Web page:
Respondent proposes establishing a salary range with a minimum and maximum wage rate for each job classification. Establishment of a salary schedule with salary ranges is supported by the evidence presented at trial. As no salary ranges currently exist at Rodeo, Respondent's expert relied on textbook material and his own expertise in the field of salary administration in developing a method by which salary ranges could be established. To obtain minimum and maximum rates Respondent applied a mathematical equation to the hourly rate determined by the arrayed employments for each job classification.

First, Respondent classified the positions as "exempt" or "non-exempt" as defined in the Fair Labor Standards Act 2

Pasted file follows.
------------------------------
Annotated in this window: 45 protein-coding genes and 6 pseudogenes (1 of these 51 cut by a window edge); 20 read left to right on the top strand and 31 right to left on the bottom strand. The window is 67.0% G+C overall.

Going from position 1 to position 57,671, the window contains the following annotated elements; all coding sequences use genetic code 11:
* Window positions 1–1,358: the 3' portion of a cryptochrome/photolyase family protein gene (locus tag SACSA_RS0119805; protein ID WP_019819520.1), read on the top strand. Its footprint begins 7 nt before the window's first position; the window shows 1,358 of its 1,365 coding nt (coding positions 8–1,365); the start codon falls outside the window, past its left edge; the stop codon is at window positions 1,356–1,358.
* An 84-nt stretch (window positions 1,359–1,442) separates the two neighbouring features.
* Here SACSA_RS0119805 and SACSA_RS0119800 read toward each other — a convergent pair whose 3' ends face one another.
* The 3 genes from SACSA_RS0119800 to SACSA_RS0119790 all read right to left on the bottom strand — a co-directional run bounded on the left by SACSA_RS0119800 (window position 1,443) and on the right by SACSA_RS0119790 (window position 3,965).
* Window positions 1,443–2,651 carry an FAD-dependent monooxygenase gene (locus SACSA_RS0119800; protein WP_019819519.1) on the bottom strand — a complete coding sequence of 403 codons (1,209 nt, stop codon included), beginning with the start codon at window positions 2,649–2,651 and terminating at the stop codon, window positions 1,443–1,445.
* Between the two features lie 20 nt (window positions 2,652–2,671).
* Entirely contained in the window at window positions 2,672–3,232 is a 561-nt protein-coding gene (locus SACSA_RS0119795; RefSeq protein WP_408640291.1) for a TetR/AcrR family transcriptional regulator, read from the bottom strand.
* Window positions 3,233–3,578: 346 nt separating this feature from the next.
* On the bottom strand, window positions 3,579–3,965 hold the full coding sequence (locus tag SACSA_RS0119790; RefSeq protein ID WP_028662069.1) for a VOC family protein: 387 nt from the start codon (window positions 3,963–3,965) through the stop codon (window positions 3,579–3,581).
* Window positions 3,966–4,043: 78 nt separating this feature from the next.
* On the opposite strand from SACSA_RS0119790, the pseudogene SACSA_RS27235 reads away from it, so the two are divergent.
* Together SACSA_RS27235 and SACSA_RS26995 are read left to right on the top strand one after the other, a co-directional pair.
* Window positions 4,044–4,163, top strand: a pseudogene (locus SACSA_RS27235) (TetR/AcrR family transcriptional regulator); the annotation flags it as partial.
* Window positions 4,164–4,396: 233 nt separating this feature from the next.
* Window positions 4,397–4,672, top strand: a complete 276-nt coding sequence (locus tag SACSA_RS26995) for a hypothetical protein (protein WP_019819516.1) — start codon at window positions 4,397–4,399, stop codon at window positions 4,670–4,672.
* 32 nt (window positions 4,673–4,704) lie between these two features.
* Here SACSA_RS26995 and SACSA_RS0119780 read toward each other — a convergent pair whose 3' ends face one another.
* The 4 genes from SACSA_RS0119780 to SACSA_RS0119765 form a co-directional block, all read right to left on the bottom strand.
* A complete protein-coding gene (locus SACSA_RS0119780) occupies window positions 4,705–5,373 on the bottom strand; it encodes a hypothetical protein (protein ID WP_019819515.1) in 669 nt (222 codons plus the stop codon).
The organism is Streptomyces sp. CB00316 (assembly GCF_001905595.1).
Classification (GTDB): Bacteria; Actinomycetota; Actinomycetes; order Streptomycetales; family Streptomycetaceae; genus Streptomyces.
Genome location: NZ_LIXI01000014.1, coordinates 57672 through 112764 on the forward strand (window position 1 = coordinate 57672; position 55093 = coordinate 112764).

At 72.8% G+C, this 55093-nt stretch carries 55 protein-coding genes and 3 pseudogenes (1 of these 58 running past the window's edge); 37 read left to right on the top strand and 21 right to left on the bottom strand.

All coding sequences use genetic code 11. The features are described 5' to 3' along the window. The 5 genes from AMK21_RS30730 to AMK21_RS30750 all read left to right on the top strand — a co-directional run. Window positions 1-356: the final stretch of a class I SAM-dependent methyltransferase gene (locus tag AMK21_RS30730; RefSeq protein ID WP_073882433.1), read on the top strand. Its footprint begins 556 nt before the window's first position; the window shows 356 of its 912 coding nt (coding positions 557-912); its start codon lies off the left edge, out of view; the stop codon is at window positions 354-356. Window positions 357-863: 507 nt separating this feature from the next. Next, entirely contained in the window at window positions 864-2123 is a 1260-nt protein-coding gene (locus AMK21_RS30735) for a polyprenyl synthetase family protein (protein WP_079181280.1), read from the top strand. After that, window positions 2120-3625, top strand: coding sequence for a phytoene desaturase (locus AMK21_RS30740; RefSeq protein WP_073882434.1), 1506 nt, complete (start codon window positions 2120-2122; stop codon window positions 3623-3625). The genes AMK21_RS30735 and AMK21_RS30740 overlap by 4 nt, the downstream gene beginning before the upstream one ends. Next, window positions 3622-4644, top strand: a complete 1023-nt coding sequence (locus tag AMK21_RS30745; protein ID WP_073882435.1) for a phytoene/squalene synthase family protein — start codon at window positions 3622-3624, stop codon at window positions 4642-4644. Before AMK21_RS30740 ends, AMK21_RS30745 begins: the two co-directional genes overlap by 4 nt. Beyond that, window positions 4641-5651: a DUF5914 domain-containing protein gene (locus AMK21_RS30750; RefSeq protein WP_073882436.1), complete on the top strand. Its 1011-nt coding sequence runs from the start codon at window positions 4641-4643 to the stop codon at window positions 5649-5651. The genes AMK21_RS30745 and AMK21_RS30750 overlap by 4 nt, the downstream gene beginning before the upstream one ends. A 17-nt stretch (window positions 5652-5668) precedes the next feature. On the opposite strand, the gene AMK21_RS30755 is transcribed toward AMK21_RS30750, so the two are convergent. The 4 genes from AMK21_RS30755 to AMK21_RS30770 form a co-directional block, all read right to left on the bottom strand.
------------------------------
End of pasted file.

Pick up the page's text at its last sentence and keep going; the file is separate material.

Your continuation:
2.Section 13(a)(1) the FLSA (29 U.S.C. Sec. 213 (a)(1) exempts "bona fide" executive, administrative and professional employees, of any employer from the minimum wage, and overtime provisions of the law. In order to qualify as an "executive" employee, an employee must earn a salary of $155 per week and his/her primary duties must include: (1) management of an organization or management of a subdivision or department of an organization; (2) supervision of two or more employees; and (3) the firing or hiring of employees or the making of recommendations with respect to firing and hiring. 29 C.F.R. Sec. 5411. To qualify as an "administrative" employee, an employee must earn a weekly salary of at least $155.00 and his/her primary duties must: (1) consist of non-manual work directly related to management policy or business work operations or administrative work; and (2) involve the exercise of discretion or independent judgment. Additionally an employee must: (1) assist an executive or administrative employee; (2) perform only general supervision along specialized lines; or (3) execute specialized assignments under general supervision. 29 C.F.R. Sec. 541.2. A"professional" employee must earn $170.00 per week and his/her primary duties must consist of: (1) work requiring advanced knowledge acquired through specialized study; (2) original or creative work involving "artistic endeavor;" or (3) teaching. The employee's work must also: (1) require the exercise of discretion; and (2) be intelectual and varied in nature and involve output which cannot be measured on the basis of standardized units of time. 29 C.F.R. Sec. 541.3.